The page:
This truly comparative volume examines the "life cycle" of party governments in Europe from 1990 onwards, and analyses its role and function in contemporary European parliamentary democracies.
The life and the performance of party governments in Europe became more and more volatile and publicly contested. In some cases, it has even challenge the democratic quality of the state. This book presents comparative analyses of party governments from formation and duration, to performance. It brings together some of the foremost scholars researching on party government to evaluate existing theories and compare both the developments in the Western and the ‘new’ Eastern Europe in an empirically-grounded comparative analysis. The book discusses the interaction between various institutions, political parties and policies, and evaluates how institutional change and party behaviour can drive the "life cycle" of party government.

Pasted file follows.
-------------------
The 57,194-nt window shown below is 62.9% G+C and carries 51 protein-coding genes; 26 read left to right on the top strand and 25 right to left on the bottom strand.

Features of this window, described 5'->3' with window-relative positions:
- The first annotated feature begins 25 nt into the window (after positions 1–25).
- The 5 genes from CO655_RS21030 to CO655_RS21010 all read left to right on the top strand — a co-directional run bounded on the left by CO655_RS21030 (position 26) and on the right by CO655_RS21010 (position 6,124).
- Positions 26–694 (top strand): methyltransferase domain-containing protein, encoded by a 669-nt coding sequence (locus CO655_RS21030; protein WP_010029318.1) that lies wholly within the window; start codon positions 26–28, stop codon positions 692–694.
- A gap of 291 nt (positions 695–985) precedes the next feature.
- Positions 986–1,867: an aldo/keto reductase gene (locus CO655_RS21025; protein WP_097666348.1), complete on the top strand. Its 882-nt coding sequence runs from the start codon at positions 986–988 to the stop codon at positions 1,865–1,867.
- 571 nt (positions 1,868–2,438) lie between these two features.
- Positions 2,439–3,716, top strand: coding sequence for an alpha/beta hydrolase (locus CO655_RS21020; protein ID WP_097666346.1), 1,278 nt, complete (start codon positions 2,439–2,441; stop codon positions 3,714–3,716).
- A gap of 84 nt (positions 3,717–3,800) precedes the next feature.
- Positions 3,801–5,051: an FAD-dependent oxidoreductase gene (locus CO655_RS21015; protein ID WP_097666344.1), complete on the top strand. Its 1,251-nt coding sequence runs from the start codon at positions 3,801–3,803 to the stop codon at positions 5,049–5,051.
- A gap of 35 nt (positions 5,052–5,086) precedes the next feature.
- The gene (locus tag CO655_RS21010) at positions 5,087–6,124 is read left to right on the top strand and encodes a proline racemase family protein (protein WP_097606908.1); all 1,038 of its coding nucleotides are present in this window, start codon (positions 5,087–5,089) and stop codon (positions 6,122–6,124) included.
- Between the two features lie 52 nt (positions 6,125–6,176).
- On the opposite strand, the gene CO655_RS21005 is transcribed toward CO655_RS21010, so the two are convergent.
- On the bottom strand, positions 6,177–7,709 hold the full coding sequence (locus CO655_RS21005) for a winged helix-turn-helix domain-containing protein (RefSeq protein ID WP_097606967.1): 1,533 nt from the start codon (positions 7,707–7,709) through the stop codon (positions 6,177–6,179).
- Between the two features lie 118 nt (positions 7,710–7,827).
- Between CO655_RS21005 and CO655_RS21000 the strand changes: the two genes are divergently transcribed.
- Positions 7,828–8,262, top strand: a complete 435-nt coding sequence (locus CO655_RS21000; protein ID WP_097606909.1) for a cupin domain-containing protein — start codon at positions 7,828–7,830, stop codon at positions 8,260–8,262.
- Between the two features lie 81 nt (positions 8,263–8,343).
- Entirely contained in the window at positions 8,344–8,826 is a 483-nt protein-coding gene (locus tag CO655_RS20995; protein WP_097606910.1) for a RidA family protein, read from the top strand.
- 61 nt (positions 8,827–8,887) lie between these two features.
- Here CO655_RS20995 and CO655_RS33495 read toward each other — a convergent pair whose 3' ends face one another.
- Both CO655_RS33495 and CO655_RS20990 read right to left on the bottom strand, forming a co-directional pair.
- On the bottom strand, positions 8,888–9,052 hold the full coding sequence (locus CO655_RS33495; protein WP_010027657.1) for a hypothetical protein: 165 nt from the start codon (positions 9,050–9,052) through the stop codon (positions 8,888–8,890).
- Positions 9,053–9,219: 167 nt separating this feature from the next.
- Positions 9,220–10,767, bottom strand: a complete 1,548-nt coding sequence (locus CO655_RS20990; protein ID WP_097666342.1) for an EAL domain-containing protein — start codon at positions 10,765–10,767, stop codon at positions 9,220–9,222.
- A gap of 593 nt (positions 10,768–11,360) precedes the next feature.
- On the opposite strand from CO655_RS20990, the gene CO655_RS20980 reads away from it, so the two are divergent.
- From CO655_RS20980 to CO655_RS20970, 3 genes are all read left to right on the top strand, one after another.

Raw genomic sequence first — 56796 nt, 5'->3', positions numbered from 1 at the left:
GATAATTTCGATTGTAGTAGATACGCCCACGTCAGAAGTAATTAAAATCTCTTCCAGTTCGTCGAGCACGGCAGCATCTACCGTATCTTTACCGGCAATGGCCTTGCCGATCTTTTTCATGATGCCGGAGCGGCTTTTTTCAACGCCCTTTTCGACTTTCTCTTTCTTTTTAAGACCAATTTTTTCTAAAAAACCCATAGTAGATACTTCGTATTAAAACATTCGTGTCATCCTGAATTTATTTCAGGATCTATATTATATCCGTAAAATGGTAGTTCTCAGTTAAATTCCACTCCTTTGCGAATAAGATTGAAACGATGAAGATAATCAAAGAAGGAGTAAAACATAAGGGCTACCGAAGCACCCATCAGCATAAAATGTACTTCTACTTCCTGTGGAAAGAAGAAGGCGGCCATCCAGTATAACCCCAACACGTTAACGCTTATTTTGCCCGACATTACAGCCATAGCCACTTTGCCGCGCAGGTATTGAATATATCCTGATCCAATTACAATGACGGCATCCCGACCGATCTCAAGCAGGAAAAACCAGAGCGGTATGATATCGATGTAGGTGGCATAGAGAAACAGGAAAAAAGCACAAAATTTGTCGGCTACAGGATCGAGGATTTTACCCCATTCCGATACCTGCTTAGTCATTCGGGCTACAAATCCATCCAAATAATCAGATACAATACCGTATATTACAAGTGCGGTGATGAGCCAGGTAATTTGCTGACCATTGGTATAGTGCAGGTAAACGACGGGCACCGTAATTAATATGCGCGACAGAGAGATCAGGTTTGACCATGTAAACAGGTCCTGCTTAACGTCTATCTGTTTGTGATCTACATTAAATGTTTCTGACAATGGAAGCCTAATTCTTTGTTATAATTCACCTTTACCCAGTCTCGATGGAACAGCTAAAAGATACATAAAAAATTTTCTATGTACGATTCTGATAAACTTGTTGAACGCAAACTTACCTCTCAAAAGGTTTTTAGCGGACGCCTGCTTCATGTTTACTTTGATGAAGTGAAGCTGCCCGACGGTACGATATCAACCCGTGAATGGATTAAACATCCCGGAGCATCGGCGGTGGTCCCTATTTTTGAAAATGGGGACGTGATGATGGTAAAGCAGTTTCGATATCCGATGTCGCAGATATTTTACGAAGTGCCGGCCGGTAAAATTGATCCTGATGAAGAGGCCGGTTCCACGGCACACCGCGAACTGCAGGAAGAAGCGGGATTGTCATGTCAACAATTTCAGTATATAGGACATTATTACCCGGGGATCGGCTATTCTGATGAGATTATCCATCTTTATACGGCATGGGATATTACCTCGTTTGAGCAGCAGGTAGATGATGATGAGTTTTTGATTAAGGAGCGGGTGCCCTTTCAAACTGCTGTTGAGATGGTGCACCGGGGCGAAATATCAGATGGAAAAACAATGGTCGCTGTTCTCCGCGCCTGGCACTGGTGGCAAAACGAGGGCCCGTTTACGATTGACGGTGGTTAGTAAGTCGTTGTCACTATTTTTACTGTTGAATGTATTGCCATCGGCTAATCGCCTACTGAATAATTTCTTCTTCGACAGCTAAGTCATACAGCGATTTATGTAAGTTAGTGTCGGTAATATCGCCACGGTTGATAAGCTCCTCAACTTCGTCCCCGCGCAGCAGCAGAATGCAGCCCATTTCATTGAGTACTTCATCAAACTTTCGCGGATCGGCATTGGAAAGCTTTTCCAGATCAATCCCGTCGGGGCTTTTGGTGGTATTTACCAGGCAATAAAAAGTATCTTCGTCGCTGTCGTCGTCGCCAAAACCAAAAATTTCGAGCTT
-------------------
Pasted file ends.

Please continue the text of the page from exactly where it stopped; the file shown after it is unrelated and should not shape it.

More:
Party Government in the New Europe will be of interest to students and scholars of Comparative Politics, Democracy, Government and European Politics.